As the COVID-19 virus spread throughout the region, its impact went beyond physical health and also affected the financial well-being of Greater Cincinnatians. Stay-at-home orders and business closures, among other factors, led to financial stress that can impact health.
For these reasons, the Greater Cincinnati COVID-19 Health Issues Survey asked adults how the pandemic affected their ability to meet basic needs.
It found that nearly 1 in 4 (22%) said that they had experienced at least one of the following financial difficulties: trouble paying utilities, trouble paying for food or difficulty paying rent or mortgage. Respondents most often reported struggles with housing costs (16%) and utilities (16%). Additionally, 13% said they struggled to pay for food during the pandemic. Fewer than 1 in 10 (8%) Greater Cincinnati adults said they struggled with all three.
These data, along with specific differences among certain groups, are reflected in this infographic. African American adults, for example were much more likely to report experiencing financial difficulty (35%) than white adults (20%).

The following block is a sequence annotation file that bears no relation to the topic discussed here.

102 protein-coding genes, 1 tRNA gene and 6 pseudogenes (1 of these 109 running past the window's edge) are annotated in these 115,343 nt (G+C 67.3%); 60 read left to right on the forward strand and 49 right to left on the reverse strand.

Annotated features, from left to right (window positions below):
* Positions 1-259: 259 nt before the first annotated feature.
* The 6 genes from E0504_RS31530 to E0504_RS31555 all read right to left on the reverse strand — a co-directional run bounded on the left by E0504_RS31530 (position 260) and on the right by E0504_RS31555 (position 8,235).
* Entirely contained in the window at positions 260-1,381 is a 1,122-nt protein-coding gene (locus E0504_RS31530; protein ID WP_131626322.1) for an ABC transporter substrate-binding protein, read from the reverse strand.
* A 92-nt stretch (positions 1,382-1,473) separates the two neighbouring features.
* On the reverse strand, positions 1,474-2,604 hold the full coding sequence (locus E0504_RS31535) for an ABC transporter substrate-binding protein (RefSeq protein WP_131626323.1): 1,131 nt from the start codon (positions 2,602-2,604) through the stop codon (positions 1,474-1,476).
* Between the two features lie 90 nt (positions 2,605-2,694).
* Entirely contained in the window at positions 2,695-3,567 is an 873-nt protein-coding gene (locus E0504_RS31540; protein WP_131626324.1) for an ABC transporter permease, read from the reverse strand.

“Factors that affect economic stability, like income, housing status and food security, are closely linked to health outcomes,” said Ross Meyer, VP of Strategy with Interact for Health. “Thus, as we look at the impact of the pandemic on people in Greater Cincinnati, we can’t ignore those who weren’t directly infected with the virus, but whose livelihoods were disrupted. Employment programs, career counseling and child care should be part of recovery plans. In addition, policies to help people pay for food, housing, health care and education can improve health and well-being moving forward.”
Individuals and families in the region who are currently struggling with housing, utility or food costs should call United Way’s 2-1-1 helpline to access services.
Interact for Health regularly conducts research and collects data in order to monitor and evaluate our region’s health status and to measure public opinions about health policy.
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